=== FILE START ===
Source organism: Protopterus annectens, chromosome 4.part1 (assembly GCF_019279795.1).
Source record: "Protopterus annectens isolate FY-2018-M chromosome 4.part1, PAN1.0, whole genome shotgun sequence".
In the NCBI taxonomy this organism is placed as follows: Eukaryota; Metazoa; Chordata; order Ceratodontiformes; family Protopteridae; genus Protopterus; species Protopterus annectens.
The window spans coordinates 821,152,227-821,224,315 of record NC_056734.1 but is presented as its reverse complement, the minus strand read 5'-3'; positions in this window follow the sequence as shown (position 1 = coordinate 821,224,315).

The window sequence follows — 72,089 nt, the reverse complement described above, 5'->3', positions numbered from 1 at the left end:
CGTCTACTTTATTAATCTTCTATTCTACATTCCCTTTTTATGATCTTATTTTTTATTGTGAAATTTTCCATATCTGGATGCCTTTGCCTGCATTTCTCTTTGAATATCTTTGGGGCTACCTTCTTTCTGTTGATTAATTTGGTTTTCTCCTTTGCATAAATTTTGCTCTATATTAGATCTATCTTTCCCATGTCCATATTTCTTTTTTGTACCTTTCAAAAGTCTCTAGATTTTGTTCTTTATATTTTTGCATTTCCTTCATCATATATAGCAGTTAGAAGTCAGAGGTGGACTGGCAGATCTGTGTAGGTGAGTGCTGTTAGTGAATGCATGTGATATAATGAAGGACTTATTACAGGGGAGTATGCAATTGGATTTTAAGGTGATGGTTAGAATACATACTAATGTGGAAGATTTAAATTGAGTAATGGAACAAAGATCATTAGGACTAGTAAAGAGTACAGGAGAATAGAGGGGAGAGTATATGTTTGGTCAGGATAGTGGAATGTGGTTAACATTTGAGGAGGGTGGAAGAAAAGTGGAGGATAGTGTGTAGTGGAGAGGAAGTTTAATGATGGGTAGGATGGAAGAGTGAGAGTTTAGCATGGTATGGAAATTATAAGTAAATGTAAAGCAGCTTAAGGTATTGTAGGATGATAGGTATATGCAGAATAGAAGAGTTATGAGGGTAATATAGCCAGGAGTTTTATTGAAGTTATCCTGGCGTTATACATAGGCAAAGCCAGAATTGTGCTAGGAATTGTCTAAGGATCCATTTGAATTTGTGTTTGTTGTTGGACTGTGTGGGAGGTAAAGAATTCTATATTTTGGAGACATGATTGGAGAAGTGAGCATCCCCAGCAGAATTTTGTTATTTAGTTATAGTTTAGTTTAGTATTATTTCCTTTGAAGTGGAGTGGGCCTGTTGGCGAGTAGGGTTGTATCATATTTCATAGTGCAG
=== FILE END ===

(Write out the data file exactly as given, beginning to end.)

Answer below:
Source organism: Protopterus annectens, chromosome 4.part1 (assembly GCF_019279795.1).
Source record: "Protopterus annectens isolate FY-2018-M chromosome 4.part1, PAN1.0, whole genome shotgun sequence".
In the NCBI taxonomy this organism is placed as follows: Eukaryota; Metazoa; Chordata; order Ceratodontiformes; family Protopteridae; genus Protopterus; species Protopterus annectens.
The window spans coordinates 821,152,227-821,224,315 of record NC_056734.1 but is presented as its reverse complement, the minus strand read 5'-3'; positions in this window follow the sequence as shown (position 1 = coordinate 821,224,315).

The window sequence follows — 72,089 nt, the reverse complement described above, 5'->3', positions numbered from 1 at the left end:
CGTCTACTTTATTAATCTTCTATTCTACATTCCCTTTTTATGATCTTATTTTTTATTGTGAAATTTTCCATATCTGGATGCCTTTGCCTGCATTTCTCTTTGAATATCTTTGGGGCTACCTTCTTTCTGTTGATTAATTTGGTTTTCTCCTTTGCATAAATTTTGCTCTATATTAGATCTATCTTTCCCATGTCCATATTTCTTTTTTGTACCTTTCAAAAGTCTCTAGATTTTGTTCTTTATATTTTTGCATTTCCTTCATCATATATAGCAGTTAGAAGTCAGAGGTGGACTGGCAGATCTGTGTAGGTGAGTGCTGTTAGTGAATGCATGTGATATAATGAAGGACTTATTACAGGGGAGTATGCAATTGGATTTTAAGGTGATGGTTAGAATACATACTAATGTGGAAGATTTAAATTGAGTAATGGAACAAAGATCATTAGGACTAGTAAAGAGTACAGGAGAATAGAGGGGAGAGTATATGTTTGGTCAGGATAGTGGAATGTGGTTAACATTTGAGGAGGGTGGAAGAAAAGTGGAGGATAGTGTGTAGTGGAGAGGAAGTTTAATGATGGGTAGGATGGAAGAGTGAGAGTTTAGCATGGTATGGAAATTATAAGTAAATGTAAAGCAGCTTAAGGTATTGTAGGATGATAGGTATATGCAGAATAGAAGAGTTATGAGGGTAATATAGCCAGGAGTTTTATTGAAGTTATCCTGGCGTTATACATAGGCAAAGCCAGAATTGTGCTAGGAATTGTCTAAGGATCCATTTGAATTTGTGTTTGTTGTTGGACTGTGTGGGAGGTAAAGAATTCTATATTTTGGAGACATGATTGGAGAAGTGAGCATCCCCAGCAGAATTTTGTTATTTAGTTATAGTTTAGTTTAGTATTATTTCCTTTGAAGTGGAGTGGGCCTGTTGGCGAGTAGGGTTGTATCATATTTCATAGTGCAG